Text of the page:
Ambrosia is commonly known as a dessert that you make with shredded coconut and oranges, but in ancient Greek mythology, this was the food of the Gods. It bestowed immorality to all who ate it, and this concept lives on today.
The Iliad and Odyssey used this word to mean three things – the food for the Olympians, a perfume to cover up the smell of the uncured seal skins and a salve that would treat corpses. But most scholars have identified this as some type of honey.
But regardless of all the confusion and explanations, this word is now used to metaphorically refer to anything that is fragrant, delicious and seems divine, and this includes the coconut and orange combinations we have talked about above.
Food and Drink for the Gods
In Ancient texts, Ambrosian Nectar is commonly spoken of. In general, the consensus is that it was a drink or food that would make the gods immortal. Gods and goddesses would consume it and turn their blood into a heavenly life force called Ichor.
The downside to partaking this drink was that once you started, you had to keep consuming it as failure to do so would make your life force to fade away. The fading of powers was said to have happened to Demeter who was an Olympian goddess.
Ancient Tales of Ambrosia
Tales from the ancient times give examples of how the mortals ate ambrosia and were able to live forever. Among the Greeks, the nectar was also used to restore the goddess Aphrodite and give her powers. This nectar also cleansed her wounds after she suffered an injury with Achaean hero Diomedes.
Ambrosia was actually not just used in Greek food and drink, but would also be used by individuals for anointment purposes. During the Trojan War, when the son of Zeus, Sarpedon, got killed by Patroclus, Apollo used it to cleanse his body and this ensured that it did not decompose before being placed on the funeral pyre.
In fact, one of the most famous uses of ambrosia was for anointing Achilles, when he was just a baby. His mother, Thetis sought to make her son immortal and covered him in ambrosia before his mortal elements were burnt.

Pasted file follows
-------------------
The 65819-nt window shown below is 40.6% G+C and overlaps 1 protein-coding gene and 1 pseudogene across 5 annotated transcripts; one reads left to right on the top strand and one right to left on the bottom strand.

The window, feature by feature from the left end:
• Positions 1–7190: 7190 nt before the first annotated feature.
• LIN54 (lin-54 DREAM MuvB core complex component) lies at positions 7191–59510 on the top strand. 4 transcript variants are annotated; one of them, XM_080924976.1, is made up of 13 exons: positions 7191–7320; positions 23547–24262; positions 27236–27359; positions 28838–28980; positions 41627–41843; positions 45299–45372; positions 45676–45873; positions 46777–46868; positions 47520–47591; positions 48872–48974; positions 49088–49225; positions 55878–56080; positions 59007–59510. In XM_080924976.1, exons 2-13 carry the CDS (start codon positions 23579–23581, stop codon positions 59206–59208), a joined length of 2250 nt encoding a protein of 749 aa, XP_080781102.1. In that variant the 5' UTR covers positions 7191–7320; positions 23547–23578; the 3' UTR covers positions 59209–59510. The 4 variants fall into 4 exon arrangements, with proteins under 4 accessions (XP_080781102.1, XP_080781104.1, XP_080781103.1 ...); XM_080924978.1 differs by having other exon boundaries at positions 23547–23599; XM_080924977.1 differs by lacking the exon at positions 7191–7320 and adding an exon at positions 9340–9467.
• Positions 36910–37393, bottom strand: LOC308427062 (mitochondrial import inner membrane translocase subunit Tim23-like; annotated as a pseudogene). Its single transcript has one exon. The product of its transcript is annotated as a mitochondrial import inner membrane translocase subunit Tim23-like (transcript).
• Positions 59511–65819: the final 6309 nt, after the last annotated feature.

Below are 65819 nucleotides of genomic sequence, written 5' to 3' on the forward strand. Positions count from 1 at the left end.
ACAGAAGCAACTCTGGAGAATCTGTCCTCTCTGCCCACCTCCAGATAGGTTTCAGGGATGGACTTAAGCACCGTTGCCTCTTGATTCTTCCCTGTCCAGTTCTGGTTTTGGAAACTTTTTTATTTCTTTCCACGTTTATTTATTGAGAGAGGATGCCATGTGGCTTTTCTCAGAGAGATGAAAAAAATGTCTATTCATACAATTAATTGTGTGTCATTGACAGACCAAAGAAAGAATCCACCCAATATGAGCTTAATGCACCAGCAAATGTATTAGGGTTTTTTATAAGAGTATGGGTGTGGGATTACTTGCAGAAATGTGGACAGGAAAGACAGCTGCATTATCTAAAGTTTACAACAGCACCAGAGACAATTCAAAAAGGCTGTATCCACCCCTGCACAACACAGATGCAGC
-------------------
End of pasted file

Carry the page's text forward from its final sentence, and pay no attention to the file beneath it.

However, she wasn’t able to complete her anointing ritual as she was discovered by her husband who believed she had ill intentions.
Ingredients of Ambrosia
Historians are yet to discover the exact ingredients of ambrosia. But they mostly connect it to some royal jelly, honey, many different types of plants, vegetables and fruits, wine and olive oil.
All of the ingredients of ambrosia can be found in Greece. They strongly connect to the myths and the stories of longevity. Honey and Olive oil are actually considered to be the super foods and they promote the well-being and good health of the gods, which is due to their vitamins, minerals and antioxidants.
In Modern Greece however, most drinks and snacks are usually created using these powerful ingredients in order to add your years, and boost your energy.
What Else Did the Gods Consume?
While ambrosia was very famous, it wasn’t the only thing consumed by the Greek gods. The famous baby Zeus, who had been hidden away in a cave on Mount Ida was known to have drank milk from goats and he also ate honey.
For this reason, most people assume that ambrosia was honey, as it can be eaten, and drunk as wine too. It can also be used to anoint bodies. Other writers of ancient history also say that it was eight times sweeter than honey.
There are many tales surrounding ambrosia, but the greatest belief is that it would course the Gods to become immortal. Perhaps it’s the main reason why even in today’s world most people believe in the healing powers of honey. We’ll probably never know.